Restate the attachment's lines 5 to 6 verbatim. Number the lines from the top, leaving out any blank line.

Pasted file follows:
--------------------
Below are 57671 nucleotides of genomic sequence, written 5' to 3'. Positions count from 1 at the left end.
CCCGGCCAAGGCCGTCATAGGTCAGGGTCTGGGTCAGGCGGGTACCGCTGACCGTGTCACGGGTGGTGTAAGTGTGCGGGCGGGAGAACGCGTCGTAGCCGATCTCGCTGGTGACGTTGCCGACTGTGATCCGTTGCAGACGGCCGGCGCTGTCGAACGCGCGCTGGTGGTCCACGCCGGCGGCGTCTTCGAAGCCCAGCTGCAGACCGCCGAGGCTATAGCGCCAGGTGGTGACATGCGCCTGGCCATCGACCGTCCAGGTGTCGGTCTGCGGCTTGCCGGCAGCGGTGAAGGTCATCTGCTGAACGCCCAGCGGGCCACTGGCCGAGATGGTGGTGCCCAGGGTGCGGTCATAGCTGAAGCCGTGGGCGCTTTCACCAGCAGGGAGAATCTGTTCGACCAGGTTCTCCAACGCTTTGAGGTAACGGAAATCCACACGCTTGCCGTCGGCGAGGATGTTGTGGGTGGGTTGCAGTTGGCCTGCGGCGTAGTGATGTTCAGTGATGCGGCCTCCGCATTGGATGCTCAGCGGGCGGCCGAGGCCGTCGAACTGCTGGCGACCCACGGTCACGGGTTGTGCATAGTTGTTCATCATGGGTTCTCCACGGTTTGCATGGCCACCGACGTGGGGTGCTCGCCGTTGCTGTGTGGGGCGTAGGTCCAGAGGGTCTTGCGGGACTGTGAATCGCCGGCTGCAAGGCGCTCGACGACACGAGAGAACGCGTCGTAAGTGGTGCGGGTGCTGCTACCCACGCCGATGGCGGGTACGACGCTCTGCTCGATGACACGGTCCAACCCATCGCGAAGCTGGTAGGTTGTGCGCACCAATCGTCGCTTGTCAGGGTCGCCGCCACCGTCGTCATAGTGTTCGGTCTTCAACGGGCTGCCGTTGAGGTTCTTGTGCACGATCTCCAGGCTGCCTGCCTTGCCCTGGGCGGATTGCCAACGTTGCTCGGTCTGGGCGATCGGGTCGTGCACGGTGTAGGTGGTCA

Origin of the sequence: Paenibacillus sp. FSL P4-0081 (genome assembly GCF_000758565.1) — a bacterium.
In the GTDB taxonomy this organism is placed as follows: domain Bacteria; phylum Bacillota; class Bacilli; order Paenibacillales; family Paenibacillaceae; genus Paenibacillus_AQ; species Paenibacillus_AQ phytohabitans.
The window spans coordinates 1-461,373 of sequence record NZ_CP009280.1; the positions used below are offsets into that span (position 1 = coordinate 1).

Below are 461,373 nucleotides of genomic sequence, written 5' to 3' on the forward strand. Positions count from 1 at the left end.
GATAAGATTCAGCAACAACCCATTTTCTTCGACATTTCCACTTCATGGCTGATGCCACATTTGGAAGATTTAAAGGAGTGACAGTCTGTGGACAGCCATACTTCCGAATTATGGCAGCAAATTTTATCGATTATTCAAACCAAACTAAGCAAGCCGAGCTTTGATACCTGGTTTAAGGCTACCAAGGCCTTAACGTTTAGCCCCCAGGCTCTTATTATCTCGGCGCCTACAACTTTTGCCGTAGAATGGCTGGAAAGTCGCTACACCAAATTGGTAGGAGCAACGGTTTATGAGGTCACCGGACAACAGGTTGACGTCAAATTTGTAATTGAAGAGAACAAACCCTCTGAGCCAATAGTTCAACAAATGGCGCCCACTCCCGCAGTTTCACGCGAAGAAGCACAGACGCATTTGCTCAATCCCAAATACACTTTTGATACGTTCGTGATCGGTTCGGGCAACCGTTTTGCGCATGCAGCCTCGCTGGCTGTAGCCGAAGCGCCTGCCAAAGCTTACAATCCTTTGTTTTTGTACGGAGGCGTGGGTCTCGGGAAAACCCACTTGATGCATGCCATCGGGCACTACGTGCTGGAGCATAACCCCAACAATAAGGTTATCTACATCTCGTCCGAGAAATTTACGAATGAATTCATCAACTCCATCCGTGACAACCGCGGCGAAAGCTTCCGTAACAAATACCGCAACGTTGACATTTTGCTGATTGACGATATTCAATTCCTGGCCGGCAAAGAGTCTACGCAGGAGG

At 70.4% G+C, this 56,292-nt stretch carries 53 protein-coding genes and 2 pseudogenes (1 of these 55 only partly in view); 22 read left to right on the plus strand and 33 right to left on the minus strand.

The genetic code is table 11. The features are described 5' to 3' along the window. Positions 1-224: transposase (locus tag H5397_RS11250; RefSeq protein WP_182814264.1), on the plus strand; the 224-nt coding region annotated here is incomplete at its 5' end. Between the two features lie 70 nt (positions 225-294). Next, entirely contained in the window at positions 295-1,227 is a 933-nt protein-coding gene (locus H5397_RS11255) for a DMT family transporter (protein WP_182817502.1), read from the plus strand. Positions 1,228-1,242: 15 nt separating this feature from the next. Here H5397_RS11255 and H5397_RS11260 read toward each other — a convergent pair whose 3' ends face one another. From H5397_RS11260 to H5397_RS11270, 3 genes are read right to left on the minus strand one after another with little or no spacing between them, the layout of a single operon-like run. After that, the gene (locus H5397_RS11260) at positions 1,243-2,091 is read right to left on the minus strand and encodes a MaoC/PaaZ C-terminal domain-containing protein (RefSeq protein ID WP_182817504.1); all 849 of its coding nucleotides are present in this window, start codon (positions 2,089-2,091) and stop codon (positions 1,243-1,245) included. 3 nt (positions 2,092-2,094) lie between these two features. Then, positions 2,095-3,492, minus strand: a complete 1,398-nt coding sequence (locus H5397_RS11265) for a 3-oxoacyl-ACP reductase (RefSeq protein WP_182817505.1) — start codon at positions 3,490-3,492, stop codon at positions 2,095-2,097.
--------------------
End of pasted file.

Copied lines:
The window spans coordinates 1-461,373 of sequence record NZ_CP009280.1; the positions used below are offsets into that span (position 1 = coordinate 1).

Below are 461,373 nucleotides of genomic sequence, written 5' to 3' on the forward strand. Positions count from 1 at the left end.